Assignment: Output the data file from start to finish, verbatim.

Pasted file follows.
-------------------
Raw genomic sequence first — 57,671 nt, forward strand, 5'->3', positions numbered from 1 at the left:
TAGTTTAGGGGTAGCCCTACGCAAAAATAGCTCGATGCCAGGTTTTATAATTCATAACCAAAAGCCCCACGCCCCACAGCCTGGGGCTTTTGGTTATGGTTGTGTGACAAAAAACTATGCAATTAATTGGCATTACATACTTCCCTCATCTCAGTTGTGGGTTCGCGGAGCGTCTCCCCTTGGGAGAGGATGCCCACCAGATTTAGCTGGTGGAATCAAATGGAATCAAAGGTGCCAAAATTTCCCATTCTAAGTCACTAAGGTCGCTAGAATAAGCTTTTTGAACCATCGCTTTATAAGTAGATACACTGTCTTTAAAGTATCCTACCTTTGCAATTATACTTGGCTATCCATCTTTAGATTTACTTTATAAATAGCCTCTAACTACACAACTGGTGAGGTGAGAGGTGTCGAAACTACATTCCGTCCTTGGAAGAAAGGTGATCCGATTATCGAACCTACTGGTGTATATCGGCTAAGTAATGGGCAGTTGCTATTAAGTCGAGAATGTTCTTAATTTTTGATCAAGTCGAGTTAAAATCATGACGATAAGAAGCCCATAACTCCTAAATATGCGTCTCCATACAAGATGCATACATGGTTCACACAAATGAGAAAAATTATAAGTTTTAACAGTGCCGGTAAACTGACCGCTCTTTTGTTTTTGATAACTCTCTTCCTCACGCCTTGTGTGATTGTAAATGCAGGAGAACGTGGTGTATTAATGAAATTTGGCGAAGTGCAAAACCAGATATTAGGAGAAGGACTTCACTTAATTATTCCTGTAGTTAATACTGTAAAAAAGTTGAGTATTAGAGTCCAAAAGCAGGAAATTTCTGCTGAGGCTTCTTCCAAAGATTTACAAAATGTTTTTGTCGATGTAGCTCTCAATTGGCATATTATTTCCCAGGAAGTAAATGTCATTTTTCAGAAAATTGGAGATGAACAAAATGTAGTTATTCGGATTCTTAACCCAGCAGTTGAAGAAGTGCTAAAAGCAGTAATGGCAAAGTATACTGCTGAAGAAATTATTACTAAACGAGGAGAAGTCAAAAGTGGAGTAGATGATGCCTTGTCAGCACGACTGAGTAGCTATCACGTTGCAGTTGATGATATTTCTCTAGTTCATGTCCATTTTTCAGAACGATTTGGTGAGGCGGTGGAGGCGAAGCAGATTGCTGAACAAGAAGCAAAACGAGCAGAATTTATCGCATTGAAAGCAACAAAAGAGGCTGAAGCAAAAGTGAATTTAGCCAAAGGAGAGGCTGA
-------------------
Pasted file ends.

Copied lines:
Raw genomic sequence first — 57,671 nt, forward strand, 5'->3', positions numbered from 1 at the left:
TAGTTTAGGGGTAGCCCTACGCAAAAATAGCTCGATGCCAGGTTTTATAATTCATAACCAAAAGCCCCACGCCCCACAGCCTGGGGCTTTTGGTTATGGTTGTGTGACAAAAAACTATGCAATTAATTGGCATTACATACTTCCCTCATCTCAGTTGTGGGTTCGCGGAGCGTCTCCCCTTGGGAGAGGATGCCCACCAGATTTAGCTGGTGGAATCAAATGGAATCAAAGGTGCCAAAATTTCCCATTCTAAGTCACTAAGGTCGCTAGAATAAGCTTTTTGAACCATCGCTTTATAAGTAGATACACTGTCTTTAAAGTATCCTACCTTTGCAATTATACTTGGCTATCCATCTTTAGATTTACTTTATAAATAGCCTCTAACTACACAACTGGTGAGGTGAGAGGTGTCGAAACTACATTCCGTCCTTGGAAGAAAGGTGATCCGATTATCGAACCTACTGGTGTATATCGGCTAAGTAATGGGCAGTTGCTATTAAGTCGAGAATGTTCTTAATTTTTGATCAAGTCGAGTTAAAATCATGACGATAAGAAGCCCATAACTCCTAAATATGCGTCTCCATACAAGATGCATACATGGTTCACACAAATGAGAAAAATTATAAGTTTTAACAGTGCCGGTAAACTGACCGCTCTTTTGTTTTTGATAACTCTCTTCCTCACGCCTTGTGTGATTGTAAATGCAGGAGAACGTGGTGTATTAATGAAATTTGGCGAAGTGCAAAACCAGATATTAGGAGAAGGACTTCACTTAATTATTCCTGTAGTTAATACTGTAAAAAAGTTGAGTATTAGAGTCCAAAAGCAGGAAATTTCTGCTGAGGCTTCTTCCAAAGATTTACAAAATGTTTTTGTCGATGTAGCTCTCAATTGGCATATTATTTCCCAGGAAGTAAATGTCATTTTTCAGAAAATTGGAGATGAACAAAATGTAGTTATTCGGATTCTTAACCCAGCAGTTGAAGAAGTGCTAAAAGCAGTAATGGCAAAGTATACTGCTGAAGAAATTATTACTAAACGAGGAGAAGTCAAAAGTGGAGTAGATGATGCCTTGTCAGCACGACTGAGTAGCTATCACGTTGCAGTTGATGATATTTCTCTAGTTCATGTCCATTTTTCAGAACGATTTGGTGAGGCGGTGGAGGCGAAGCAGATTGCTGAACAAGAAGCAAAACGAGCAGAATTTATCGCATTGAAAGCAACAAAAGAGGCTGAAGCAAAAGTGAATTTAGCCAAAGGAGAGGCTGA